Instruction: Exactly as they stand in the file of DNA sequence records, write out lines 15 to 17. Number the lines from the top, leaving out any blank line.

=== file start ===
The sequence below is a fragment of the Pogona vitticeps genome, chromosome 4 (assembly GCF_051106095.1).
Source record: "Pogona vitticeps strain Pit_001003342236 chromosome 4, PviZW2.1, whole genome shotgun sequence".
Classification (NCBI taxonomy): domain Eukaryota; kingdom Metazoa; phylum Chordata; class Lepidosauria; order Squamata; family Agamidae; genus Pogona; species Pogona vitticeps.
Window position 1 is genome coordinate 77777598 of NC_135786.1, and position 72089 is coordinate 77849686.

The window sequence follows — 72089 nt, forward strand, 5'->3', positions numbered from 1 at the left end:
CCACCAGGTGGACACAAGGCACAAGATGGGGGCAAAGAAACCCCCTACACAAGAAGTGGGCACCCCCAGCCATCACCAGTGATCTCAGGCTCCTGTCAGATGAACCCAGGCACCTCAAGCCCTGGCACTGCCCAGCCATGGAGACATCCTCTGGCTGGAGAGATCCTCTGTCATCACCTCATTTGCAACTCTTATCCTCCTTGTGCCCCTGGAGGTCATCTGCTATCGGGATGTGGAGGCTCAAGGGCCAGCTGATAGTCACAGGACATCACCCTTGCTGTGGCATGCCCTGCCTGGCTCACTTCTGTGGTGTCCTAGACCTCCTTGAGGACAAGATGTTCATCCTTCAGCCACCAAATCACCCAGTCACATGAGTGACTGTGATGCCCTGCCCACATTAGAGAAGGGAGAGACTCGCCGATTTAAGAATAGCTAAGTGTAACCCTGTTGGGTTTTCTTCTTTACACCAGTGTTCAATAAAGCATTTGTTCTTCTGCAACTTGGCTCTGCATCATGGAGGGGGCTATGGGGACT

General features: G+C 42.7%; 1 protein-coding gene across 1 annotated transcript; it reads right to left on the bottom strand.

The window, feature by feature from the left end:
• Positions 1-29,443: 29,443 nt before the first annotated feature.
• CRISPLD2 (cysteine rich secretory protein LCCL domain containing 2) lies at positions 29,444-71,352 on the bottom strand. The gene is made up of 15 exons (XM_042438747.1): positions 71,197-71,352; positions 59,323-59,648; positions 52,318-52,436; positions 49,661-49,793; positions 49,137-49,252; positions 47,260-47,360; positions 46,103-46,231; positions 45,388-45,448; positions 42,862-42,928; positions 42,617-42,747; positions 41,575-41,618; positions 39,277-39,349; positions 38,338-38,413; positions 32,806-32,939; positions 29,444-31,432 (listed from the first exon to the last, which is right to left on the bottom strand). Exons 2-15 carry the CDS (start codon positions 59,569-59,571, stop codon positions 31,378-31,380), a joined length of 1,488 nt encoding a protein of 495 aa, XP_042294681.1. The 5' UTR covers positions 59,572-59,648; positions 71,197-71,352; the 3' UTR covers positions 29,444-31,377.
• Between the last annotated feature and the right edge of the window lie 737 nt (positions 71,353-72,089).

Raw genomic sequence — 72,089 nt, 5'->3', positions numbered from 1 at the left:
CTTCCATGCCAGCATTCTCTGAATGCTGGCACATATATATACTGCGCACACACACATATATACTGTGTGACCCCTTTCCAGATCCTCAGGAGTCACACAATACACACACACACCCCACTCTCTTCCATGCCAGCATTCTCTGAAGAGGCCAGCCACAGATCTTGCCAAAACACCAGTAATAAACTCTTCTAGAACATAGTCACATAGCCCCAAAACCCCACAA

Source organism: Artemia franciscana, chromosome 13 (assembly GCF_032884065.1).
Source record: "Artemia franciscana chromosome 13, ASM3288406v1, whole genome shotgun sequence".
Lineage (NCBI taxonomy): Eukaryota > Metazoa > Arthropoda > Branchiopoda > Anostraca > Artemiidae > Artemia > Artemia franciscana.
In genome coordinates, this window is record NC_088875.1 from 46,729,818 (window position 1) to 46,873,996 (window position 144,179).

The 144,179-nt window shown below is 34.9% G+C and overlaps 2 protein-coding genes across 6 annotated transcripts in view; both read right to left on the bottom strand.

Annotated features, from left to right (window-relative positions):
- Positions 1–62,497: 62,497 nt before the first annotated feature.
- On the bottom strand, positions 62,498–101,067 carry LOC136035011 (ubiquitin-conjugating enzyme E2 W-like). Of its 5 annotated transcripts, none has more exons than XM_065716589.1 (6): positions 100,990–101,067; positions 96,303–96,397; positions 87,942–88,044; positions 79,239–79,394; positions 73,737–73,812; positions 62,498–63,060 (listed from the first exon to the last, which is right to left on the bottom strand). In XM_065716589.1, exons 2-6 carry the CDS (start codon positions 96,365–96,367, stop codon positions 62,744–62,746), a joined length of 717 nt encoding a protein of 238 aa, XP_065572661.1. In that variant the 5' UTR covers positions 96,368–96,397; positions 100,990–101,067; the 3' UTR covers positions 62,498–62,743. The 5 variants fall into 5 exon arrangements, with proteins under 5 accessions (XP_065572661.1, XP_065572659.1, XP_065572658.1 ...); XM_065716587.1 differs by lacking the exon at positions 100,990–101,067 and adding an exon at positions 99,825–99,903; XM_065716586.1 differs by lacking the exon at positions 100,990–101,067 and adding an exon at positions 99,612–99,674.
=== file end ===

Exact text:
Source record: "Artemia franciscana chromosome 13, ASM3288406v1, whole genome shotgun sequence".
Lineage (NCBI taxonomy): Eukaryota > Metazoa > Arthropoda > Branchiopoda > Anostraca > Artemiidae > Artemia > Artemia franciscana.
In genome coordinates, this window is record NC_088875.1 from 46,729,818 (window position 1) to 46,873,996 (window position 144,179).